Pacing In My Mind with a Bag of Chips

Pacing My Mind's Cage

Snowed in. My mind is pacing in its cage. Inwardly, that is. Outwardly, I'm prowling around my cupboards, even though my appetite vanquished the chips' supply weeks ago. The paperwhites and sage blooming near my windowsills just aren't enough green for me.

Listening to pick-me-up songs by Gramatik, my ears are giving my head pep talks. But, housebound, my mind craves the outdoors. I could put the parka on and head out. But, I don't. My body is as active as the dormant boxwoods buried under snow drifts in my front courtyard. At odds with its restless mind, the body insists on conservation and hibernating. So much for my last blog (um, dissertation) on The Importance of Starting Even In One's Pajamas. Hey, PJ's! Have I got a potato-chip bloated babe for you!

Remedy for Winter Potato Chips

As a psychotherapist, I know the usefulness of anticipating the metaphorical potholes that routinely lay ahead of us, the ones that could blow out one's emotional tire. For me, it's always the gray of February.

To steer around my own wintery existential blowout, I enrolled in NYBG's Horticultural Therapy coursework. I made new friendships. But, the class's writing assignments slid me off-road into a snowbank of adult-ed acid reflux. I was a third-grader again, unsure how to craft a good sentence. Damn it, where is that last stash of chips!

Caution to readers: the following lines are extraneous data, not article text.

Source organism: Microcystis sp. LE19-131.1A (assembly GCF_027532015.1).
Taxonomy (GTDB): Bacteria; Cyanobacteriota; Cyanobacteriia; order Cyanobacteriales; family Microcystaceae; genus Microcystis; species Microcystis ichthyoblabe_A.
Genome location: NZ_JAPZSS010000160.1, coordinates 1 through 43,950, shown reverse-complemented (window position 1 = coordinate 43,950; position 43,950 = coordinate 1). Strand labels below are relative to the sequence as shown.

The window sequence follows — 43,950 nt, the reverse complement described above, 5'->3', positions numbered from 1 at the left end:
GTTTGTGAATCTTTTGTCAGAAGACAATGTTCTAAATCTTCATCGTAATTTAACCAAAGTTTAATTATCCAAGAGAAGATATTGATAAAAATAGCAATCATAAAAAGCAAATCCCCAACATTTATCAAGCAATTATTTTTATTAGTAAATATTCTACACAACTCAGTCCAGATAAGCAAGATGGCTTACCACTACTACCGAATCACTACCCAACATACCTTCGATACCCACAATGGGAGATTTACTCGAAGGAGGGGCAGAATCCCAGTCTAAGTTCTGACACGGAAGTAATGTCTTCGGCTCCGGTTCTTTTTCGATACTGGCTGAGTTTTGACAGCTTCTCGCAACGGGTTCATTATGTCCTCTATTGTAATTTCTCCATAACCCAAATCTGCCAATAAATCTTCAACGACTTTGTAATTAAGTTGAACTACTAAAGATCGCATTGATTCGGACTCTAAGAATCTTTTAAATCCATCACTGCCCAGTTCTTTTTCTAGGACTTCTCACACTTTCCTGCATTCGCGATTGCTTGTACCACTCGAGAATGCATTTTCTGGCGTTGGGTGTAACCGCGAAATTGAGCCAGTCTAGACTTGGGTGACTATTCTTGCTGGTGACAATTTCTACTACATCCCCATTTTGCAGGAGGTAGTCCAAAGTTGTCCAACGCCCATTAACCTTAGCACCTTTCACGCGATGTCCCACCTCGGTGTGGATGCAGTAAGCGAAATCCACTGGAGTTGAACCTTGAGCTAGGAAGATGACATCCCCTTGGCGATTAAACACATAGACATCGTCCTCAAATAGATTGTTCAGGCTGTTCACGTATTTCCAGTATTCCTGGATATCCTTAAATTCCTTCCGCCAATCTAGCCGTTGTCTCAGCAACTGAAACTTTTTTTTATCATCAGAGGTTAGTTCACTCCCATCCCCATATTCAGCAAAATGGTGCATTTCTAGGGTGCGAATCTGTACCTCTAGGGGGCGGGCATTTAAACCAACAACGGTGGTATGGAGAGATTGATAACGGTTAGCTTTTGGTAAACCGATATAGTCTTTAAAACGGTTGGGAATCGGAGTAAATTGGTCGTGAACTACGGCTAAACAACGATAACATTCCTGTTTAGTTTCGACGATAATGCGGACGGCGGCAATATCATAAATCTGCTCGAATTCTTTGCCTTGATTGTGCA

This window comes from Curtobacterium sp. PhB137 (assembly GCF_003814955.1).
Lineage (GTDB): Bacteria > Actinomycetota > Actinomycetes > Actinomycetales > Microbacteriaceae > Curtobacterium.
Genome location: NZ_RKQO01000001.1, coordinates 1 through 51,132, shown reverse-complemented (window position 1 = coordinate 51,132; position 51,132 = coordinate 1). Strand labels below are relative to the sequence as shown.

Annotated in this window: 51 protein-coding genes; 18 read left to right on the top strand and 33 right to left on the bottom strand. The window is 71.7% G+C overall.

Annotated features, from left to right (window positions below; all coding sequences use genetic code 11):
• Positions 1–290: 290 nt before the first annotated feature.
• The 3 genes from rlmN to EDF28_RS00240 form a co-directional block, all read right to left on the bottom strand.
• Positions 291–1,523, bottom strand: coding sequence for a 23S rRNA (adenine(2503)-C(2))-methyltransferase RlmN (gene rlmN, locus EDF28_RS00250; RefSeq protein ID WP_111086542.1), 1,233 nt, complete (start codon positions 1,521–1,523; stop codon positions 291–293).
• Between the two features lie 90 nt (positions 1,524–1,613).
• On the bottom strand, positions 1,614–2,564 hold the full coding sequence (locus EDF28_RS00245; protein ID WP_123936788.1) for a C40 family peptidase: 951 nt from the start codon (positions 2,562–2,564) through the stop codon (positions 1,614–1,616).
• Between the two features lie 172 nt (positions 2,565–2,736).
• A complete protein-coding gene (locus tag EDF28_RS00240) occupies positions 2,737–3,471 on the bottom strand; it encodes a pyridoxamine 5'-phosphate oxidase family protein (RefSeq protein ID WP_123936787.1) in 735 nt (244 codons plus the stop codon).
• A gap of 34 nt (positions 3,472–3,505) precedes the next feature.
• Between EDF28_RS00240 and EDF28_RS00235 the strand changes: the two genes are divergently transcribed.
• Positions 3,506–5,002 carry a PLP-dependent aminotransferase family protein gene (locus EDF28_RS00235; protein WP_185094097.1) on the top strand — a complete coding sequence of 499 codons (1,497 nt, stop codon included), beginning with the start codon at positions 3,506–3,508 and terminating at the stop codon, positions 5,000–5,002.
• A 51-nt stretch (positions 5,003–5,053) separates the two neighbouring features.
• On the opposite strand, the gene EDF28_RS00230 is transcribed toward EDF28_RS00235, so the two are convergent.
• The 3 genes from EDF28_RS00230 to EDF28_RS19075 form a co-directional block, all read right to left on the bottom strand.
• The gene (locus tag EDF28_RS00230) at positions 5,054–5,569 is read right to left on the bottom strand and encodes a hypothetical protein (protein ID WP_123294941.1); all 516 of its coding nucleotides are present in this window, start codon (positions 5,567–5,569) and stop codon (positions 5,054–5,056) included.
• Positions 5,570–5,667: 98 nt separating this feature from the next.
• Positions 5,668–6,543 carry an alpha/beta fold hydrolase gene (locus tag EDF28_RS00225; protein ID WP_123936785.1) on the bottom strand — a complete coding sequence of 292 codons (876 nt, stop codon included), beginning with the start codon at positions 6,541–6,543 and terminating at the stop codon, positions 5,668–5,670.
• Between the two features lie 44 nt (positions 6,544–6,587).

Then, from Exhibit 1.4 of my NYBG textbook, a forgotten fact parachuted into my restless head:

Many people have difficulty with darker moods during the cold winter months…we might consider if there is something to be gained by the darker moods...

My craving for sea-salt and lime-flavored chips wasn't leaving. So, I read more:

After all, if we look at a deciduous tree in the middle of December, it would be easy to diagnose it with depression…it looks close to death…However, we know that a tree’s response to the season is to draw its life force to its roots…it conserves energy and prepares for renewal in the spring.
— J.S. Rice

This notion, that we've something to be gained by our darker moods, unlatches the gate to my mind's cage. No longer ill-judging my winter's head, I appreciate its restlessness. That is, I'm not suppose to be sunny like spring and summer all year round. In the cold winters, the trees look like their dead, but they're not. I think I'm only pacing back and forth with a bag of chips, but I'm not. 

After all, as the Pulitzer-Prize writer Gareth Cook says, there's plenty of research to confirm the dark side to insisting on happinessLike trees' roots, my stir-crazy mind is gathering up ideas and momentum. It's normal and necessary. In the metaphorical spring, more of who I aim to become will then be able to branch out. And, I might just take my bag of chips with me.